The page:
When the world discovered there would be a Han Solo movie, reactions seemed to be mixed at best. On the one hand, plenty of people were excited about the prospect of more movies. (And let’s face it: Donald Glover is the perfect choice for Lando.) On the other hand, it’s hard to separate Han Solo from Harrison Ford (and Alden Ehrenreich isn’t necessarily Harrison Junior). I know it would be hard to imagine a movie where Luke was played by anyone but Mark Hamill.
No matter where you land, however, the point remains: Han Solo is a fun character. He’s brash but loyal, charming but abrasive, and he always seems to find himself in some kind of trouble. Thankfully, Marvel’s Han Solo series not only does justice to the character, but also gives us a story that enriches the movies.
Set after A New Hope, the reader finds Han Solo struggling with commitment issues. His internal monologue justifies it as being “careful,” but the reality is after the Death Star, he’s finding himself scared. As a result, his reputation is starting to become compromised. However, things turn around when, after being approached by Leia, he (begrudgingly) accepts a mission to connect with a set of Rebel informants during the infamous Dragon’s Void race. Leia reminds him the mission comes first, but in typical Han fashion, he’s confident he can do both.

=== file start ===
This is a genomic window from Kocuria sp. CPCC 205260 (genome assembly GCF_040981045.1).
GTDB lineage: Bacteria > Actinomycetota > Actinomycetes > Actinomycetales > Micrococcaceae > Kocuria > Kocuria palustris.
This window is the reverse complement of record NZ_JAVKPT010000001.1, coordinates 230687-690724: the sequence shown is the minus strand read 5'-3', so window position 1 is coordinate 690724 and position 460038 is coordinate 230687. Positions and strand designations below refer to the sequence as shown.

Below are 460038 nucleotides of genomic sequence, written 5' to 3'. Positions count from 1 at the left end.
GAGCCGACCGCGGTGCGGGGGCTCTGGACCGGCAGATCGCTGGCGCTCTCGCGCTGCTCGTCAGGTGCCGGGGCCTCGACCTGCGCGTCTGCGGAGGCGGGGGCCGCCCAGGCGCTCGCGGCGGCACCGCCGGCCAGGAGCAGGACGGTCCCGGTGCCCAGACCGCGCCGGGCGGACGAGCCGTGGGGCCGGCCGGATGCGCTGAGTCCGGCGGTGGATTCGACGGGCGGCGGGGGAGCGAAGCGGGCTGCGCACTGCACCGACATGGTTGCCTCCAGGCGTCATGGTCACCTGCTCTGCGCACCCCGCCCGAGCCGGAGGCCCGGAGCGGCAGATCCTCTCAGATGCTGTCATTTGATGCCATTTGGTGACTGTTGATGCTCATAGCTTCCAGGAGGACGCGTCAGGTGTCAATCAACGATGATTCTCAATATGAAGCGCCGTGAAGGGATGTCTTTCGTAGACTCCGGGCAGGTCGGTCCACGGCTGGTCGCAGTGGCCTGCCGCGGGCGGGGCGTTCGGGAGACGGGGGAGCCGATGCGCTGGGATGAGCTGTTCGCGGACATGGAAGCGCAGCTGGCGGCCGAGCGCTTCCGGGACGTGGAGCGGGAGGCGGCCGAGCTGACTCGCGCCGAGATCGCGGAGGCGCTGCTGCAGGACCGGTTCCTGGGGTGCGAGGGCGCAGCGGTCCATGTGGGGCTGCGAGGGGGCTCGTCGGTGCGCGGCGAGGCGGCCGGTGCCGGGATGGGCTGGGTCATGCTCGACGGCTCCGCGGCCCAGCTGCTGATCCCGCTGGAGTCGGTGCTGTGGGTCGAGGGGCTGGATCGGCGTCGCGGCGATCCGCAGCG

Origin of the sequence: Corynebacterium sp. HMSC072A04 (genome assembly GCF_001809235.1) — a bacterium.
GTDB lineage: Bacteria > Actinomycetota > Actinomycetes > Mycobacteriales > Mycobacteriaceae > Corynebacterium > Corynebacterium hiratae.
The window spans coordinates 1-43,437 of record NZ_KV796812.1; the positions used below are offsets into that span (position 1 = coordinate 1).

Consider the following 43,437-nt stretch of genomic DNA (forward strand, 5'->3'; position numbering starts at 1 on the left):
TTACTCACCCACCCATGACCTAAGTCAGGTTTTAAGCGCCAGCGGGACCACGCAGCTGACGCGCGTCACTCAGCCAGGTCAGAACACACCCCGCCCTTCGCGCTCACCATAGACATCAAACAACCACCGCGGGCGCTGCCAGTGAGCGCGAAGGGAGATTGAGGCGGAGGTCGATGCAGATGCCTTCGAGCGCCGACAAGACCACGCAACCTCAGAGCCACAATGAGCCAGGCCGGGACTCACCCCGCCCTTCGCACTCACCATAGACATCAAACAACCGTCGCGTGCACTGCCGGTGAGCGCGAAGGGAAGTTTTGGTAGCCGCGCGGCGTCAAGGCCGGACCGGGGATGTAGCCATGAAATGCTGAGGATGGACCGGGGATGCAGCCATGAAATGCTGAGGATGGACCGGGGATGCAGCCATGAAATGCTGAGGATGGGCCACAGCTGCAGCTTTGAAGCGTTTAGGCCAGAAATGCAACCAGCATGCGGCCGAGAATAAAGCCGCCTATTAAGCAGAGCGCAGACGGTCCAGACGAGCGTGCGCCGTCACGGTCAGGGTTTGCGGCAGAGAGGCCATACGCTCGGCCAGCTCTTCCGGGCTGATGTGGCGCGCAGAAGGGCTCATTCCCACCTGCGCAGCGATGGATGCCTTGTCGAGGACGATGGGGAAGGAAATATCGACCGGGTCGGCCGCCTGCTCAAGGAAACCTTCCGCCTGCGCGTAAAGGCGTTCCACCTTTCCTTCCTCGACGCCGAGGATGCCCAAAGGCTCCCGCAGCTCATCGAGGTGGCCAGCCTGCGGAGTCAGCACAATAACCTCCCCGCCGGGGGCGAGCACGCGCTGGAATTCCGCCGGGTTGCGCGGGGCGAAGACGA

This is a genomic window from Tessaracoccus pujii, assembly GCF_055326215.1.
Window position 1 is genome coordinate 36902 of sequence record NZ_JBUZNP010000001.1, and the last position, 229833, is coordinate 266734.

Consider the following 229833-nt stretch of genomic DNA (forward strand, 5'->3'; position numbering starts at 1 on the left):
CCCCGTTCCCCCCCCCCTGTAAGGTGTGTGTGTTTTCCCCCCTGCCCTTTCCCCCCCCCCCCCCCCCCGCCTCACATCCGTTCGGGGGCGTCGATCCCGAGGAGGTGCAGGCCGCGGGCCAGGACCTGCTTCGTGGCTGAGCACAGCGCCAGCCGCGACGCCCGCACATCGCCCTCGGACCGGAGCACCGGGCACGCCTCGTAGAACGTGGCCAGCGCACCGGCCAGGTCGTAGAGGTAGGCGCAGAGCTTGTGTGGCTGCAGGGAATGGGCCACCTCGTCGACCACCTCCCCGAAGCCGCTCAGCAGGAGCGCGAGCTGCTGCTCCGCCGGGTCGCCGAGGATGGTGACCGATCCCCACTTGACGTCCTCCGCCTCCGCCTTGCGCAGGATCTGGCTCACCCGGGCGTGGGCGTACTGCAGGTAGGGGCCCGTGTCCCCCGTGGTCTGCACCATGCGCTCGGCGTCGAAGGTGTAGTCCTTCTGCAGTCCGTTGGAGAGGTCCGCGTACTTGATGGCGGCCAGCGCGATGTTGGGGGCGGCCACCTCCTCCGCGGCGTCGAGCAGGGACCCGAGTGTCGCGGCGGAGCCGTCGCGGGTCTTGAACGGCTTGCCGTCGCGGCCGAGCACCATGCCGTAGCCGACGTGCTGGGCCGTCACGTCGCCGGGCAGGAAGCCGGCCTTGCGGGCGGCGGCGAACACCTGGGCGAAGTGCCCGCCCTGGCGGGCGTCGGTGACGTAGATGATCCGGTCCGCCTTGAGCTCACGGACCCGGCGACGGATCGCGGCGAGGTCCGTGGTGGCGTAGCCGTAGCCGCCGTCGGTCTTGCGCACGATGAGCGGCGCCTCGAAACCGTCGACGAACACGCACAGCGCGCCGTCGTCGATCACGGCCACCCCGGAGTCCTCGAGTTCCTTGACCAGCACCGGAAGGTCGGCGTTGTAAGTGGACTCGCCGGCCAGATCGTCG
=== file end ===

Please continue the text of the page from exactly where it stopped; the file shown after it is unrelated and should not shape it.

Whether it’s the traps laid out throughout the course or the Empire halting the race, things don’t go quite as Han and Chewie plan. They manage to make contact with their informants (along with a few new and old friends), but in the end, things come perilously close to falling apart. A traitor is somewhere on the Falcon, and while it’s not an absolute surprise, the end result is quite humorous.
The strength of the series is Han’s interaction with others. Of course, it goes without saying: Han and Chewie are a perfect pair. NO questions asked. As for the race, the other pilots view him as inexperienced and unworthy of the race because he’s a smuggler. They have been training for this race for their entire lives, whereas Han seems “below” them. By the end of the race, of course, things change, but Han earns their respect; it’s not freely given. It’s unlikely we will see most of these new characters again, but for the role they played, I have no complaints.
Personally, my favorite scenes are when Han and Leia are together. Considering how much seems to have changed between A New Hope and The Empire Strikes Back, it’s good to see the development and growth. It helps add more depth to the budding relationship we witness in Episode V.
As for the design work, Marvel chose a great team to bring this story to life. The characters are drawn consistently and crisply; the coloring is nothing short of breathtaking and appropriately fits the Dragon Void setting. The dialogue seems natural, as well; something, by and large, each comic series has managed to (thankfully) capture. While design work is obviously important when it comes to comics, nothing is worse than writers who cannot write their characters well.
While the series has no evident connection to the upcoming movie, Marvel’s Han Solo proves there are still more stories to tell about our favorite scoundrel. That alone has me excited for what’s to come!
Pick up Marvel’s Han Solo now from Amazon.
Published by: Marvel Comics
Release date: January 04, 2017
Writer: Marjorie Liu
Penciler: Mark Brooks
Colorists: Sonia Back with Matt Milla (#4)